Categorized | Kasi Diaries

How they introduced me to Africa

 

Lwadilik’ udonga was this amazing IsiXhosa novel by Chinua Achebe. I read as a kid. This novel introduced me a world that was beyond what I knew, tribes I’d never heard of; interesting names whose meaning I never knew, like Okonkwo, Umofia, Nwoko, and a country called Nigeria. It was something new, something exciting. The story was captivating.

Years later, I learnt that this classic novel was originally entitled Things Fall Apart. Nigeria was actually not the very first African country I’d heard of, Ethiopia was.  I was told: iEthopia yindawo yabantu abalambayo (Ethopia, a place known for its poverty and famine).

Skinny kids used to be the butt of jokes in my village. “It’s like you’re from Ethiopia,” they would say. These were the early 80s. The first school I attended was named Tiyo Soga Primary. I never knew who this Tiyo Soga was, and nobody bothered to tell me until I learnt in my early twenties that he was one of the greatest Eastern Cape pioneers that ever lived.

My other introduction to other African countries was difficult to escape as it was natural or automatic in the Transkei to be aware or conscious of the struggle against apartheid, even if you lived in a remote village.  As kids they always told us: “Tambo is in Lusaka,” “Mkhonto we Sizwe in Tanzania.” They used to talk about “amaqabane aselubhacweni eAfrica” (Comrades in exile in Africa). The slogan was: “Mayibuye iAfrica” – even though I never really understood where Africa had gone to now that it has to come back.  I was a kid!

As I grew up, I remember was being taught about the OAU, the names and number of African countries and their capital cities. It ended there. Life continued. I grew up. “We are in South Africa. They’re in Africa.” That’s what I kept hearing.

This was bound to grant me a certain perspective or understanding about Africa which was limiting, diluted and far from exciting. It never allowed me to open my eyes to all the advancements we’ve made as a people of this continent and the potential we carry in achieving an Africa that is free, peaceful and prosperous. In my quest to know more, to understand, and to figure out our people, I’ve met and interviewed different types of people.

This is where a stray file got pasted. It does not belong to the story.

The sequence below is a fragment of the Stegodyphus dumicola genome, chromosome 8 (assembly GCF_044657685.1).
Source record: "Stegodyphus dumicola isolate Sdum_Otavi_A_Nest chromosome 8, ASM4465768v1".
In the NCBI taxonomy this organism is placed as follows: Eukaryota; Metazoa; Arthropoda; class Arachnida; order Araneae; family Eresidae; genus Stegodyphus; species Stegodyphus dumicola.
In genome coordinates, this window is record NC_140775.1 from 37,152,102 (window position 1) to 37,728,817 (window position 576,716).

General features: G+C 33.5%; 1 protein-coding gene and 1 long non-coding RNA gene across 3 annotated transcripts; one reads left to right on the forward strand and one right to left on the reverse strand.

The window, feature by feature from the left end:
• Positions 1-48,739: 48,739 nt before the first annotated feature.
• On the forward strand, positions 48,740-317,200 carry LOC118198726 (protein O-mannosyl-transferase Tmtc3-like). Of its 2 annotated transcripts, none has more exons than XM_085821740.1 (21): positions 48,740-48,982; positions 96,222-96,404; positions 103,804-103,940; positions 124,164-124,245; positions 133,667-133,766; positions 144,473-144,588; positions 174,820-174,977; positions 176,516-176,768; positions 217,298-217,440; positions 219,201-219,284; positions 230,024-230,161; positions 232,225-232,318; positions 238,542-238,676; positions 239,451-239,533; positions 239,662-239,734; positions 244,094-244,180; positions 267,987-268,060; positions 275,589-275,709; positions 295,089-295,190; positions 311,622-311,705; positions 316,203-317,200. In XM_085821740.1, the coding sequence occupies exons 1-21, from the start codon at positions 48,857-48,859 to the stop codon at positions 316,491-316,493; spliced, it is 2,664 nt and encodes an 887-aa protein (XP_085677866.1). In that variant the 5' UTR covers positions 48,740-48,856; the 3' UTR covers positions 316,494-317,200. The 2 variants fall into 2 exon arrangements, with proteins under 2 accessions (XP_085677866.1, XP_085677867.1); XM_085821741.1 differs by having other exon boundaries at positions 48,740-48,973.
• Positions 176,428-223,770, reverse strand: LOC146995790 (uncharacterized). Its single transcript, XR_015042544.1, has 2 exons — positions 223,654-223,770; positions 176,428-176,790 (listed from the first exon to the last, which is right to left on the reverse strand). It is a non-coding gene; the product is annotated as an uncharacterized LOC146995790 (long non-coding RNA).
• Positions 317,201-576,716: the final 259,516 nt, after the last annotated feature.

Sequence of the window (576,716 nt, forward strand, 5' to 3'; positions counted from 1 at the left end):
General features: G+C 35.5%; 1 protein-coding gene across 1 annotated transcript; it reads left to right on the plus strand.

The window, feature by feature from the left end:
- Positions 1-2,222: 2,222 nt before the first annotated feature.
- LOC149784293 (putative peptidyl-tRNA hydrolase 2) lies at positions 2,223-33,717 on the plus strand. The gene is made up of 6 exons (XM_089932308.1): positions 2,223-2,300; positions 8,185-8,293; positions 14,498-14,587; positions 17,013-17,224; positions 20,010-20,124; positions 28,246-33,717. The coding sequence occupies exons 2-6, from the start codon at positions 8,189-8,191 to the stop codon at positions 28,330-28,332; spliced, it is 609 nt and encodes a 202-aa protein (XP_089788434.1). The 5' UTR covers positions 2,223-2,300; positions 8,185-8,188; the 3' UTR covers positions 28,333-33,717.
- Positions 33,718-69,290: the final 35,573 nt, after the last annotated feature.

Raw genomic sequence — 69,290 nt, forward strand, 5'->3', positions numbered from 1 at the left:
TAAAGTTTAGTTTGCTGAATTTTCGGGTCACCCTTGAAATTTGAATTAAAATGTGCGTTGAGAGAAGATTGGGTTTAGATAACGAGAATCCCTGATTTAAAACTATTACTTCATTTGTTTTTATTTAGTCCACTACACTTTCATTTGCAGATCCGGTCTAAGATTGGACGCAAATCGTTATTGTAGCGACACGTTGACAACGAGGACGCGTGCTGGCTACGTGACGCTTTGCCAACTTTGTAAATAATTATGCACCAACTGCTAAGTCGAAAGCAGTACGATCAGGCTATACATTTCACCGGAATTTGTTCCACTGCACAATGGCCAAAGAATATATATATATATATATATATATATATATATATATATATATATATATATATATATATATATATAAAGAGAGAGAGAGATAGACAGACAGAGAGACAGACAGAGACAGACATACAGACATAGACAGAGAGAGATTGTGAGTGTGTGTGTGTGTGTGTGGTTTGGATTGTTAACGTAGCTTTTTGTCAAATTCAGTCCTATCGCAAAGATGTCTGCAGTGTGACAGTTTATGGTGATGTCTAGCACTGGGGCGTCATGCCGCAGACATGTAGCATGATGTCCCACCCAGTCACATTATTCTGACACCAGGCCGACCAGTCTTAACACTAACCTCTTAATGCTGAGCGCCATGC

The Believers: They told me Africa can no longer wait… That I must walk confidently and do so unapologetically because as an African, I’m a child of God too, and my dreams are meant to come true no matter the colour of my skin or background. They told me I’m capable of thinking and being exceptional like any other person in the world, and anything different is a lie. They told me Africa shall and will take its rightful place in the world and doesn’t need permission, aid or instructions to succeed. They instructed me to learn more and celebrate the achievements we’ve made as Africans and be part of the bright future that is upon us.

The Teachers: These are indigenous writers who taught me my language, culture and my history. These were great lessons but their teachings were limited to a certain extent. They mostly taught me how to be more proud of who I am as a Xhosa man and not much as a Black man. It might have made me feel taller among other tribes but not when I stand against the world of oppression, racism and injustice. I had to dabble to other teachers like Malcolm and Marcus, Tambo and Mandela, WEB Du Bois, Biko and Hani, Sankara and Lumumba, and Thabo Mbeki. These are teachers who taught me that it’s okay to be black. It’s beautiful to be African. The struggle of my fellow brothers in Somalia and Sudan, Burundi and DRC or any part of the continent is my struggle too. Their success is mine to claim.

In my quest, I’ve also met the non-believers, doubters, sceptics and some who call themselves “truth tellers.” They told of an Africa that is forgotten, lost and that never will achieve. They tabled down what they called proof or evidence: the collapsed leadership, neglect, poverty, unpunished corruption and unused ideas… the rise of new and black oppressors, the marginalisation of the poor, and the brain drain. The list was endless.

Listening to them might be tempting or, as some “truth tellers” tell me, justified… to throw hands and walk away and search for faraway lands supposedly of milk and honey.

In all this, as a young African today I say, I’m here and ready, to make sure that Africa’s mission of freedom, peace, prosperity, justice and equality is accomplished.

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